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No 'Haste' In Iranian Answer On Nukes

Iran's President Mahmoud Ahmadinejad said Saturday Tehran "won't be in haste to judge" the Western incentives package meant to halt its uranium enrichment program.

"We won't make any pre-judgment about the proposal to be presented to us... we won't be in a hurry to judge it," Ahmadinejad told thousands of people in the capital Tehran.

"We are after negotiations but fair and just negotiations. They must be without any conditions," he said in a speech to mark the anniversary of the death of Ayatollah Ruhollah Khomeini, the founder of Iran's 1979 Islamic revolution.

Underlining his point, the president said "the Iranian nation won't give in to talks that contain threats or conditions that seek to deprive our definite right."

In a rare show of optimism, the Iranian Foreign Minister said earlier on Saturday that a breakthrough was possible. Tehran, he said, would welcome unconditional talks with all parties, including the United States.

"We think that if there is good will, a breakthrough to get out of a situation they have created for themselves... is possible," Manouchehr Mottaki told a news conference.

Six world powers agreed on Thursday to offer Iran a new package of incentives if it gives up uranium enrichment, or sanctions if it refuses. The plan could either defuse a global confrontation with the Islamic regime or hasten one.

The United States warned Iran on Friday that it would not have much time to respond to the international package of rewards, suggesting that the window could close and be replaced by penalties if the Islamic republic doesn't react fast.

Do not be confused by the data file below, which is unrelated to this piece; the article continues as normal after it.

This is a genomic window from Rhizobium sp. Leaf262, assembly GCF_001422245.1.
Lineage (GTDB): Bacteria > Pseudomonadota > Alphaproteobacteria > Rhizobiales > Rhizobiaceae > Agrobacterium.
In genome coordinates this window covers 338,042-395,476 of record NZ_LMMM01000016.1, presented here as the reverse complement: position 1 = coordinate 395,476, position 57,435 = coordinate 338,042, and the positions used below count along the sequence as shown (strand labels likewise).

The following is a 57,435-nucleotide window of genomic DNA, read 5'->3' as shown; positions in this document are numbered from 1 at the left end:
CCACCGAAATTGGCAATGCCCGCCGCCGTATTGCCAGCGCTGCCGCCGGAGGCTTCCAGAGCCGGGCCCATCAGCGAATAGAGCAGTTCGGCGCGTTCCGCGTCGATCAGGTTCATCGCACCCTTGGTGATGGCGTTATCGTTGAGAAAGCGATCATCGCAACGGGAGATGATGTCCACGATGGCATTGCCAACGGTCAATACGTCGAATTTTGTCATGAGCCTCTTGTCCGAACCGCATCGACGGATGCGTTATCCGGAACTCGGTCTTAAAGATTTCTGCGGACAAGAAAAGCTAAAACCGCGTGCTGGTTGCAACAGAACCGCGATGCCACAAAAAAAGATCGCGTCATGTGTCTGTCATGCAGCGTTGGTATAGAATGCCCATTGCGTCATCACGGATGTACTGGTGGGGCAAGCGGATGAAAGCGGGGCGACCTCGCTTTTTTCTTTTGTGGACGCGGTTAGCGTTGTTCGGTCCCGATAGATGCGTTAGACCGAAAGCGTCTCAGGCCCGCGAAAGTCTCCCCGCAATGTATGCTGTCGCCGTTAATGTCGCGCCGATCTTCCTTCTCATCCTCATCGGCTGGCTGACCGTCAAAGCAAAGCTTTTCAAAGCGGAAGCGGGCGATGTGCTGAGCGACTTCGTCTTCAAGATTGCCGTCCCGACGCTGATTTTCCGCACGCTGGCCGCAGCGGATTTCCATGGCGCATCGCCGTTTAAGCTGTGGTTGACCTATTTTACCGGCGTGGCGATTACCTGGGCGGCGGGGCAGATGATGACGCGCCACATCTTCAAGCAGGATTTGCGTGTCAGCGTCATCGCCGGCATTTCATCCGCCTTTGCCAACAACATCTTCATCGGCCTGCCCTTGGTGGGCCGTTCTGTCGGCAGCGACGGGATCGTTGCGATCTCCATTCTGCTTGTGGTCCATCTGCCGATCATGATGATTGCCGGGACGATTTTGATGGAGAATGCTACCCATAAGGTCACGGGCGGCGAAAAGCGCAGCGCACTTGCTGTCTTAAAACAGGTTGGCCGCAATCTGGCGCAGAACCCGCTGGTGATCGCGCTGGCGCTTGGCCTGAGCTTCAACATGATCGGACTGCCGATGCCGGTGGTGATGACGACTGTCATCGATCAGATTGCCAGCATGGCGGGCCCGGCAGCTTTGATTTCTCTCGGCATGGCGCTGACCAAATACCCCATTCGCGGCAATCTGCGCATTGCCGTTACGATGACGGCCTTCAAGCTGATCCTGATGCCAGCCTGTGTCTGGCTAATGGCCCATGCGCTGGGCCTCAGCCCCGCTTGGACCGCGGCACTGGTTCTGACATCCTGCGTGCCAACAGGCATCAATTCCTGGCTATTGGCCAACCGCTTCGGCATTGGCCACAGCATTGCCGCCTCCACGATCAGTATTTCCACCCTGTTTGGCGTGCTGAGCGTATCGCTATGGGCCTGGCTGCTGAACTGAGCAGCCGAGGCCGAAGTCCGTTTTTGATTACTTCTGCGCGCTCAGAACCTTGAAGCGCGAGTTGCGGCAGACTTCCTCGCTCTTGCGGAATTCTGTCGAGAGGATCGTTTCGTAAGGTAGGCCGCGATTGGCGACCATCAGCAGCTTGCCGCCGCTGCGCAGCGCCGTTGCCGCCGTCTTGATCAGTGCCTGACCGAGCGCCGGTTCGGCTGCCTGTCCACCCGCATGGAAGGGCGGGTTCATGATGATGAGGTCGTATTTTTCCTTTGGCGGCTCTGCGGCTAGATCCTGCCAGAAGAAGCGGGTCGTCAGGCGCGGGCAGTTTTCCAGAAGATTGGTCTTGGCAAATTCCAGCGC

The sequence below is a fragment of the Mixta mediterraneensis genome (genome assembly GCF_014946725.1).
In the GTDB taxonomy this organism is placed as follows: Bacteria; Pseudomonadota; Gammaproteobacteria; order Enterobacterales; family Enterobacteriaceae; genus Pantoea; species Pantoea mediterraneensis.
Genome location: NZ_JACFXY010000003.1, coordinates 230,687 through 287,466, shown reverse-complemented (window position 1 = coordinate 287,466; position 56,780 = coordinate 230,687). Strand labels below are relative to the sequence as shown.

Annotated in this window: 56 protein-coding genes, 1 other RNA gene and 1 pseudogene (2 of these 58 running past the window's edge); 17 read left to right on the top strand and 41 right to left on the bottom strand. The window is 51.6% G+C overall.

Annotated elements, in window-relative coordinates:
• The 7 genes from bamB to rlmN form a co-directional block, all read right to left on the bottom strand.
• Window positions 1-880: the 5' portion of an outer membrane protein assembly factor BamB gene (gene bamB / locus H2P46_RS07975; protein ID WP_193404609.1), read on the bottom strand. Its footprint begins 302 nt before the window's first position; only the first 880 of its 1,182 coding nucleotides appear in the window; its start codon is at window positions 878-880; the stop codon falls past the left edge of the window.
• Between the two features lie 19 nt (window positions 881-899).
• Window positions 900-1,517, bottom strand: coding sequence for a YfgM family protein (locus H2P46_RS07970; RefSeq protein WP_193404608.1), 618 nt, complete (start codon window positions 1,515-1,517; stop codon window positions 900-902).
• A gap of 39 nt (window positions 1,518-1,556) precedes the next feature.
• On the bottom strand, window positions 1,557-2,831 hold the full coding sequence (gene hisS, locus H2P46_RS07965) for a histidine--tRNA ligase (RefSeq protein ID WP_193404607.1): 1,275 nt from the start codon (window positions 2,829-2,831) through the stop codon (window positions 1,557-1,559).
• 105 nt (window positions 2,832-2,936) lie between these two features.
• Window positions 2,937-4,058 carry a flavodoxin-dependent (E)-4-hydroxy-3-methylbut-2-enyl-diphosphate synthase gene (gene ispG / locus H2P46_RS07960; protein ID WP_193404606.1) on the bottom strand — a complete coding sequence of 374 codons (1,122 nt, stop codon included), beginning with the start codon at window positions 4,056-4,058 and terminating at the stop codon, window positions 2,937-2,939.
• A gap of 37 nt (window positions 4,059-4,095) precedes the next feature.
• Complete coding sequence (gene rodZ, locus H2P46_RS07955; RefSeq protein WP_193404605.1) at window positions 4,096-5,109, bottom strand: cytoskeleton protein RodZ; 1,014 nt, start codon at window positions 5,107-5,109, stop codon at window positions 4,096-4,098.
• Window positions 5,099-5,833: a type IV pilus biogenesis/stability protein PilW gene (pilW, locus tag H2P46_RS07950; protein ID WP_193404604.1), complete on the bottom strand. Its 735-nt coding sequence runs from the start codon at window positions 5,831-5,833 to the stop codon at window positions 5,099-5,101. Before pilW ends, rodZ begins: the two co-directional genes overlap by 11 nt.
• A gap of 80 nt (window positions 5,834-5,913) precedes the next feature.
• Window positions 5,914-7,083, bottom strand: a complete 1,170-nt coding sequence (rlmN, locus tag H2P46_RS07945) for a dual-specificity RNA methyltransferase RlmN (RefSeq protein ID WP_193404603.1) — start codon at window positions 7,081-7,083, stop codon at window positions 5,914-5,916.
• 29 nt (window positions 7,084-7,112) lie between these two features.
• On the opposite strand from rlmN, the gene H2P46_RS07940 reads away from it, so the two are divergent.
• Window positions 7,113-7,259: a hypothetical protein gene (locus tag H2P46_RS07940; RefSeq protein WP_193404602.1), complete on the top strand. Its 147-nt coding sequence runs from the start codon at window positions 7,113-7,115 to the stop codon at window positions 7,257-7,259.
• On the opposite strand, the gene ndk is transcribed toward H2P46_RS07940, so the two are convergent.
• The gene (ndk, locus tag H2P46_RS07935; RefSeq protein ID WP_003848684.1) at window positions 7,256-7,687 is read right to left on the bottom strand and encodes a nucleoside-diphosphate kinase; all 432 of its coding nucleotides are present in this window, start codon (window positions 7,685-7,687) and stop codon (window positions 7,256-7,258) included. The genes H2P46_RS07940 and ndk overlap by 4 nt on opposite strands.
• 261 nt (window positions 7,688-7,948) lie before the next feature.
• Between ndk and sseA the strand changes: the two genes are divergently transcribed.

"We are waiting to officially receive the proposals. We will make our views known after studying the package," Mottaki said.

Mottaki said European Union foreign policy chief Javier Solana would hand deliver the package to Iranian officials in the next few days. No specific date has yet been set for the trip, he said.

In Belgium, Solana's spokeswoman Cristina Gallach confirmed he was ready to travel to Iran very soon. "The trip is not going to be a negotiating trip, the objective is to present the proposals of the international community," she said.

Iran would study the package "within the necessary timeframe," Mottaki said.

The package, agreed upon Thursday by the five permanent members of the U.N. Security Council and Germany, carries the threat of U.N. sanctions if Tehran remains defiant over its nuclear program which the West fears is a cover for producing nuclear weapons. Iran says it is only striving to use nuclear reactors for generating electricity.

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